Like the desert itself, in which most of the action in Lawrence of Arabia takes place, this much-heralded film about the famous British soldier-adventurer is vast, awe-inspiring, beautiful with ever-changing hues, exhausting and barren of humanity. An illuminating, intelligent script by Robert Bolt and Michael Wilson, based in part on Lawrence’s wartime recollections, reveals the soldier as a tormented, sado-masochist with repressed homosexual urges who perceives himself as a warrior-king. Peter O’Toole, then the new boy among international stars (including Alec Guinness as a shrewd Prince Feisal and Jack Hawkins as the calculating General Allenby) gives his best ever performance as the enigmatic Lawrence. That other star of the film – the desert – is so magnificently captured in all its endless immensity that you’ll find sand between your toes when you take your socks off. In 1962, Lawrence of Arabia scooped another seven Oscars for David Lean and crew after his previous epic, The Bridge on the River Kwai, had performed exactly the same feat a few years earlier.
Original Version (English) with Spanish subtitles.

Wednesday March 28th at 5 pm

The Artist (Silent) – Winner of 5 Oscars 2012 including Best Picture

(France 2011) 100 min. Jean Dujardin, Bérénice Bejo, John Goodman. Dir. Michel Hazanavicius

Remember the old days, when movies were glorious, magical and mute? Neither do we. But the passing of the silent era from memory into myth is what The Artist, Michel Hazanavicius’s dazzling cinematic objet d’art, is all about. This is not a work of film history but rather a generous, touching and slightly daffy expression of unbridled movie love. The film is anchored by a charming performance from Jean Dujardin, as silent movie star George Valentin. In late-1920s Hollywood, as Valentin wonders if the arrival of talking pictures will cause him to fade into oblivion, he makes an intense connection with Peppy Miller, a young dancer set for a big break. As one career declines, another flourishes, and by channeling elements of A Star Is Born and Singing in the Rain, The Artist tells the engaging story with humor, melodrama, romance, and–most importantly–silence. As wonderful as the performances by Dujardin and Bérénice Bejo (Miller) are, the real star of The Artist is cinematographer Guillaume Schiffman. Visually, the film is stunning. Crisp and beautifully contrasted, each frame is so wonderfully constructed that this sweet and unique little movie is transformed from entertaining fluff to a profound cinematic achievement.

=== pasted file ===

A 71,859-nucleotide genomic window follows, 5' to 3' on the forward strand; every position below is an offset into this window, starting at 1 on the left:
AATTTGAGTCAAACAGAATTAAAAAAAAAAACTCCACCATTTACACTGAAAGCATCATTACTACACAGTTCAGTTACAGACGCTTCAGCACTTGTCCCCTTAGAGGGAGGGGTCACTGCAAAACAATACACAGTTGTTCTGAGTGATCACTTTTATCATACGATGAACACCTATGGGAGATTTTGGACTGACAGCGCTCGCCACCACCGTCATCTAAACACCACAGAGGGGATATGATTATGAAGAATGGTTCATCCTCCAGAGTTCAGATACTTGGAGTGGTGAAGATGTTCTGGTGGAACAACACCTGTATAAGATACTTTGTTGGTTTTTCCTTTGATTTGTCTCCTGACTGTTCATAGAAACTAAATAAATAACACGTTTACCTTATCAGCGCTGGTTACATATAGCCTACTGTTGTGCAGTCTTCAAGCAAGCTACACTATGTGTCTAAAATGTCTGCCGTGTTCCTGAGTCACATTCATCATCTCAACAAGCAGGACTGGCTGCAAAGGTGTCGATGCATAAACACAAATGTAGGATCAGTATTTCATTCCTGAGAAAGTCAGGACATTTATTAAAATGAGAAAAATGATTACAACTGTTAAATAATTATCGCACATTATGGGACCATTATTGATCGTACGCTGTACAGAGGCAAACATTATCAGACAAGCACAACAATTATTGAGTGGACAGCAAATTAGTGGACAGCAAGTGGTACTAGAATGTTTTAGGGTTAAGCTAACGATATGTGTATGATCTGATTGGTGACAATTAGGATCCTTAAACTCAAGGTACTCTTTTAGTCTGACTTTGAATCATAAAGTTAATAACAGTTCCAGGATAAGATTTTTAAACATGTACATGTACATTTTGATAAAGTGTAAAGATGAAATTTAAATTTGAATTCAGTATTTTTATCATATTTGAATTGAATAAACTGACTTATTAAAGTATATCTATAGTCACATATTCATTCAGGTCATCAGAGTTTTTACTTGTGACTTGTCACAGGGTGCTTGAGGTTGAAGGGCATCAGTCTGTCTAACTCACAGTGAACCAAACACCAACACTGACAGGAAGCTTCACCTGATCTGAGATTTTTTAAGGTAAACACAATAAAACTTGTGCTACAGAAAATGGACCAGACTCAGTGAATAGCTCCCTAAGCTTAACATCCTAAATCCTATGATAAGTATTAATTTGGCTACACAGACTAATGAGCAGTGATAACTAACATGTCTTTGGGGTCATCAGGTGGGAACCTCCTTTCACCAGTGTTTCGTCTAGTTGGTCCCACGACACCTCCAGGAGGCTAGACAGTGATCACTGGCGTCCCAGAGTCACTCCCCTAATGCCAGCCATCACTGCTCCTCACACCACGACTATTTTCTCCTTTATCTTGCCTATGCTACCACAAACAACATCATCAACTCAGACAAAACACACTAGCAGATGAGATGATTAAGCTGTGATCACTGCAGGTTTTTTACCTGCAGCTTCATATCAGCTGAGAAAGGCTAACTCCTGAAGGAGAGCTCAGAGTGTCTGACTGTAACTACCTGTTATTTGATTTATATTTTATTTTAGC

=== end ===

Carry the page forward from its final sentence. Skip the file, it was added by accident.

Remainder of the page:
Silent film.

Bookmark Or Email This Page